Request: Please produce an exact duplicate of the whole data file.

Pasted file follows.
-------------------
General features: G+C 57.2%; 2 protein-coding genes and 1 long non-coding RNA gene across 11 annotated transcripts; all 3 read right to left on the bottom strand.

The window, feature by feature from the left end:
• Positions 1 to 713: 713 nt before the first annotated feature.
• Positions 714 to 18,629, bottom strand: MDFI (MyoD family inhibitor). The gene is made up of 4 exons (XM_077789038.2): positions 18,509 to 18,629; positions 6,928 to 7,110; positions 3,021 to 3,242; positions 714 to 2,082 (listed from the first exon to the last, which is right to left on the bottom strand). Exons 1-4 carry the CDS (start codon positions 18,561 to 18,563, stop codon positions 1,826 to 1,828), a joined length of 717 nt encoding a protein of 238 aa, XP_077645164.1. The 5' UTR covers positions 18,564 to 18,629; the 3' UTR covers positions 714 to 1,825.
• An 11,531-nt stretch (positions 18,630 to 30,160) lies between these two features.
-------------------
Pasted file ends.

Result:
General features: G+C 57.2%; 2 protein-coding genes and 1 long non-coding RNA gene across 11 annotated transcripts; all 3 read right to left on the bottom strand.

The window, feature by feature from the left end:
• Positions 1 to 713: 713 nt before the first annotated feature.
• Positions 714 to 18,629, bottom strand: MDFI (MyoD family inhibitor). The gene is made up of 4 exons (XM_077789038.2): positions 18,509 to 18,629; positions 6,928 to 7,110; positions 3,021 to 3,242; positions 714 to 2,082 (listed from the first exon to the last, which is right to left on the bottom strand). Exons 1-4 carry the CDS (start codon positions 18,561 to 18,563, stop codon positions 1,826 to 1,828), a joined length of 717 nt encoding a protein of 238 aa, XP_077645164.1. The 5' UTR covers positions 18,564 to 18,629; the 3' UTR covers positions 714 to 1,825.
• An 11,531-nt stretch (positions 18,630 to 30,160) lies between these two features.